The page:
Laurie Senecal of Edison remembered her 18-year-old grandson killed by terrorists in Israel as a “warm and loving” young man who had a passion for life, sports, and his family.
Senecal and her husband, Alan, have been left stunned and heartbroken by the Nov. 19 murder of Ezra Schwartz of Sharon, Mass., a Rutgers-bound yeshiva student on a gap year in Israel. But they were comforted by the outpouring of love and support for them and their grandson.
Among those paying tribute to his memory are his hometown New England Patriots, who observed a moment of silence before their NFL game against the Buffalo Bills Monday night, and Rutgers University, where flags were to be lowered to half-mast Nov. 23.
“He went to Israel for spiritual uplift,” said Senecal in a phone interview with NJJN. “He went to a school that featured Torah learning. He was doing a project cleaning a park and was so tired he fell asleep in the car. That’s when they shot him.”
A graduate of the modern Orthodox Maimonides School in Brookline, Mass., Ezra was studying at Yeshivat Ashreinu in the central Israeli city of Beit Shemesh.
According to the Ashreinu faculty, Schwartz and five classmates had gone to the Etzion bloc, south of Jerusalem, to beautify a nature reserve dedicated to the three Jewish teens kidnapped and killed by terrorists last year. A terrorist, reportedly a Palestinian, opened fire on them, killing Schwartz and wounding his classmates. Two others were killed in the attack: Yaakov Don, 51, a teacher from nearby Alon Shvut, and Shadi Arfah, a 24-year-old Palestinian from Hebron.
Schwartz’s body was identified by his Aunt Rachel — another of Senecal’s daughters — who lives in Jerusalem.
Ezra was the second-oldest of five children born to Ari and Ruth Schwartz, who both spoke at the Nov. 22 funeral in Sharon. Each of his siblings — Mollie, Hillel, Elon, and Avi — also shared remembrances.
In her conversation with NJJN, Senecal recalled the things that made her grandson so special: his close relationship with his older sister Mollie, a student at the University of Maryland, and his three younger siblings. He also loved working with young children at Camp Yavneh in New Hampshire.
“He was a champion baseball player, both in his town and at school,” Senecal said. “He enjoyed all sports, but was really into baseball.”
While Schwartz was a big Patriots fan, the family’s baseball loyalties remained with the Yankees despite living in Red Sox territory.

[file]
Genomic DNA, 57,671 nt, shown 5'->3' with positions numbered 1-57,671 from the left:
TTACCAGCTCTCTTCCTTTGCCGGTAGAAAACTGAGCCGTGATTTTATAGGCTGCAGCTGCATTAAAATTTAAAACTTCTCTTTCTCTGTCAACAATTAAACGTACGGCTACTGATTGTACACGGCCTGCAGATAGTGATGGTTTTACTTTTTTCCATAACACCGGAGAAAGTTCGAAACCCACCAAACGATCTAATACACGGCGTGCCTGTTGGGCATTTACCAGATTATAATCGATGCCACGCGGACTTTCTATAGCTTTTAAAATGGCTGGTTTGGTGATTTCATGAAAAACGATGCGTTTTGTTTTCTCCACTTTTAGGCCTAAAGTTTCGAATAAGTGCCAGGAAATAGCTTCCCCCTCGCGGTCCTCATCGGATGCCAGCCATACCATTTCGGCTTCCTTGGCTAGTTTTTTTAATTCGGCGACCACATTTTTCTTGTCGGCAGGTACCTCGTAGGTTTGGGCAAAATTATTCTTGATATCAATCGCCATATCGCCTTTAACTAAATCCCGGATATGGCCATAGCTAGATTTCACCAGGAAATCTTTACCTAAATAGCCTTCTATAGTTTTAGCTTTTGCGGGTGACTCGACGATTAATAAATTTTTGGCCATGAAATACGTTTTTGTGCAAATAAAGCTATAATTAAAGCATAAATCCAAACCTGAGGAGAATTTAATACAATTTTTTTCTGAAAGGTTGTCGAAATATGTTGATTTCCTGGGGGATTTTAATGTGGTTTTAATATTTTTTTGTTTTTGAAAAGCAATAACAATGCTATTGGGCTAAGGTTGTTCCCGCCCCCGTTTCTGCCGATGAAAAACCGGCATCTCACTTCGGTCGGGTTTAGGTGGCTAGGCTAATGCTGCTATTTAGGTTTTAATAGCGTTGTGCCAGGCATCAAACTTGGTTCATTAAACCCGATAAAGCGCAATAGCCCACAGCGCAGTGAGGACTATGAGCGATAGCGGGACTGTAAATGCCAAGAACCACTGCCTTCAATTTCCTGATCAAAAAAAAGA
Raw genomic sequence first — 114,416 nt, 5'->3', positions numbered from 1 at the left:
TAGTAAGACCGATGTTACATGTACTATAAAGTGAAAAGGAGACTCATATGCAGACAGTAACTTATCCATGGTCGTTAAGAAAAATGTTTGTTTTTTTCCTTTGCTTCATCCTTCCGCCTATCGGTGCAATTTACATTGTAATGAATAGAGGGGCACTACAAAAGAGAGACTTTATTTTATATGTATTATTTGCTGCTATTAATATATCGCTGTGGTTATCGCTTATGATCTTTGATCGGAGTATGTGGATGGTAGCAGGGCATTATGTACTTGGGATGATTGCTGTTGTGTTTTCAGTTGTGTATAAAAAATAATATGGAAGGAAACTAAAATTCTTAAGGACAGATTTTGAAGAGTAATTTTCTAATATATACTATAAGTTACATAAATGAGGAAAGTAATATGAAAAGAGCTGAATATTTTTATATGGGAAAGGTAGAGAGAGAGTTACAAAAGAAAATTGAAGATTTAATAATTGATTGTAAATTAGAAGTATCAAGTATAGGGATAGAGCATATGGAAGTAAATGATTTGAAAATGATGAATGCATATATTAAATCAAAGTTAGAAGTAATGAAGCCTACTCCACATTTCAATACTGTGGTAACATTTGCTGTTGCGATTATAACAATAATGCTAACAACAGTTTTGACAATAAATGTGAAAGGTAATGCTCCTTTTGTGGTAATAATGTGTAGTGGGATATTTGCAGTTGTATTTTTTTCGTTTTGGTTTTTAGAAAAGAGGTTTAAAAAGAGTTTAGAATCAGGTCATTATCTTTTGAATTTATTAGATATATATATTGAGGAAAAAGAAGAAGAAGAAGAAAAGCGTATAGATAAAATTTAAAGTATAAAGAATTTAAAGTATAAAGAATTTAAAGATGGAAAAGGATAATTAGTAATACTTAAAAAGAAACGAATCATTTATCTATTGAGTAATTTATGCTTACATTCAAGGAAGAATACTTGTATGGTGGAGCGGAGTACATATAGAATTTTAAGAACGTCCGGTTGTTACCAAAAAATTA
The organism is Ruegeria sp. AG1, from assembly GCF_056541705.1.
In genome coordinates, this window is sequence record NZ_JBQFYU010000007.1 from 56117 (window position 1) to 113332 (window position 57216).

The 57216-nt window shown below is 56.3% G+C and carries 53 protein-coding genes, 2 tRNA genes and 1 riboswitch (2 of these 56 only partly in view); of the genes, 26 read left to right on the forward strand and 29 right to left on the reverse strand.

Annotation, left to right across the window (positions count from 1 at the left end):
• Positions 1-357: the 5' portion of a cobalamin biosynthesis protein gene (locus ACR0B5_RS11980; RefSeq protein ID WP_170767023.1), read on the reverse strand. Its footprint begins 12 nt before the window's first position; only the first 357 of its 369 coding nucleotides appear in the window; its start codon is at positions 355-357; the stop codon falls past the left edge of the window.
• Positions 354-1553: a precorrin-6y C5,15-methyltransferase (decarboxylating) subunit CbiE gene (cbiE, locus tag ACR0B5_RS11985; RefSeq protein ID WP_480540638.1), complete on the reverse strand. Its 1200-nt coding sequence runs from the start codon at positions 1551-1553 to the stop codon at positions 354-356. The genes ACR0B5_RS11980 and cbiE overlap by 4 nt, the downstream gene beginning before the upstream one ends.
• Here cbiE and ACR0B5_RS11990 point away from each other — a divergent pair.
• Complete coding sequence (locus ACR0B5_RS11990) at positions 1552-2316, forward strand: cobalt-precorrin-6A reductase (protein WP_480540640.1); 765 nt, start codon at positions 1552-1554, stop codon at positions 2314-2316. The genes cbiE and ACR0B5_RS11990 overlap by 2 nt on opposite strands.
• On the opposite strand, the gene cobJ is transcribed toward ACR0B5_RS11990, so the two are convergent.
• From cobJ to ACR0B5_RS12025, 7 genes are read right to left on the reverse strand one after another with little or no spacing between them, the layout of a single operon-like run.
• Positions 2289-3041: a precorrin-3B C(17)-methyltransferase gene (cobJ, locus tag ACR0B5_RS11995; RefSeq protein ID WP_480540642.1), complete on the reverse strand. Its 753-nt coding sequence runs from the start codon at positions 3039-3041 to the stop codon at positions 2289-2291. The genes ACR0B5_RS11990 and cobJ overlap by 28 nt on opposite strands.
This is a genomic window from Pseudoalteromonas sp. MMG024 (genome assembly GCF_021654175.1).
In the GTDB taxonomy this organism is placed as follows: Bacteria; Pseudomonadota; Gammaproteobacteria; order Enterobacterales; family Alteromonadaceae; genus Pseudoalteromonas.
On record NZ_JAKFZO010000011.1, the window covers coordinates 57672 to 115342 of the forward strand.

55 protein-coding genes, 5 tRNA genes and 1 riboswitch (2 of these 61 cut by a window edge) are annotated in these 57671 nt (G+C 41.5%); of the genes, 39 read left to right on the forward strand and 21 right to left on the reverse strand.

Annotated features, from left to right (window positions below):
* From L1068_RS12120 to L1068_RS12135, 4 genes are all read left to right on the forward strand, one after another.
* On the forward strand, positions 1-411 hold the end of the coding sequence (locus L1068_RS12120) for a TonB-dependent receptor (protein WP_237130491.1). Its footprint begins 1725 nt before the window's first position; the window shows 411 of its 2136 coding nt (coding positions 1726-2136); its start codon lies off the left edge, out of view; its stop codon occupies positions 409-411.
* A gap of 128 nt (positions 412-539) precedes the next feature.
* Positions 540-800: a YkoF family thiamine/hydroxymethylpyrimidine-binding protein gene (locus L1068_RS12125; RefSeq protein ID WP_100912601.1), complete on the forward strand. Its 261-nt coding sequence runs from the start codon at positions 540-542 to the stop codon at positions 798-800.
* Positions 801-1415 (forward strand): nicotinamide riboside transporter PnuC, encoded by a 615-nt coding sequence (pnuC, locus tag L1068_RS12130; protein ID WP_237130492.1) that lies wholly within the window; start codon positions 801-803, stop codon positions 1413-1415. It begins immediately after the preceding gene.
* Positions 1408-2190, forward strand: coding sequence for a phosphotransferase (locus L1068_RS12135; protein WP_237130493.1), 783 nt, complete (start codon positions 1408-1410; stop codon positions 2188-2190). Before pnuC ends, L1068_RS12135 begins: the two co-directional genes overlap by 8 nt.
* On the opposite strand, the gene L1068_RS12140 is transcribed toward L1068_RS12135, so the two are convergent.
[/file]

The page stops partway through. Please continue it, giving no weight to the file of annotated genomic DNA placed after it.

An outpouring from students and other Israelis, including officials, helped send off Schwartz at Ben-Gurion Airport for the return to the U.S.; the five friends who survived the attack and relatives living in Israel accompanied his body back to the U.S., said Senecal.
Through a statement released by the State Department, the Obama administration condemned Schwartz’s murder in the “strongest possible terms.”
His funeral was held at the Reform Temple Sinai in Sharon, rather than the family’s Orthodox shul, in order to accommodate the 1,500 people packed inside, said Senecal. “Hundreds more” waited outside. The funeral was also streamed live, allowing thousands more to watch on-line.
“It was two-and-a-half hours long, and my son-in-law spoke so beautifully,” said Senecal. “What Mollie said especially tore my heart out. I don’t know how she was able to do it with such composure. His coach spoke, his rabbi spoke. There wasn’t a dry eye.”
Senecal said she and her husband had been looking forward to having their grandson close by while he attended the Rutgers School of Business, as were other family members in the area.
“I was going to get a new dryer, and we were going to get a new car for him,” she said. “We are just devastated. We will miss him terribly, but we’ve received such an outpouring of love from the first day, when my husband must have gotten 70 phone calls.”
Rabbi Eliyahu Kaufman of Congregation Ohav Emeth in Highland Park, where the Senecals belong, attended the funeral, calling it “the most remarkable tribute I’ve ever been to; I felt privileged to be there for such a meaningful tribute.”
“He was just an outstanding young man, a special soul, who loved life and people and had so much to bring to the world,” said Kaufman. “He comes from the most outstanding family. You could see the love and devotion they had for one another. I’ve been a rabbi for 32 years and never experienced anything like this, and I’ve seen tragedy in my life.”
Kaufman said he remains horrified that human beings could bring themselves to senselessly kill other human beings just because they are Jewish.
“Our values are the values that celebrate human life,” said Kaufman.
On Nov. 23 Rutgers University president Robert Barchi ordered university flags to be lowered to half-mast in memory of Schwartz, who, he said, was murdered by terrorists in “in an indiscriminate attack,” and of Anita Datar, a 1995 Rutgers College graduate who was among 21 killed by terrorists at the Radisson Blu Hotel in Bamako, Mali, on Nov. 20. Datar was on a mission funded by the U.S. Agency for International Development to expand and improve public health.
Barchi said Schwartz had “enormous potential,” and the two tragic deaths were “a reminder to us all of the fragility of life and the urgent need for better understanding among us all.”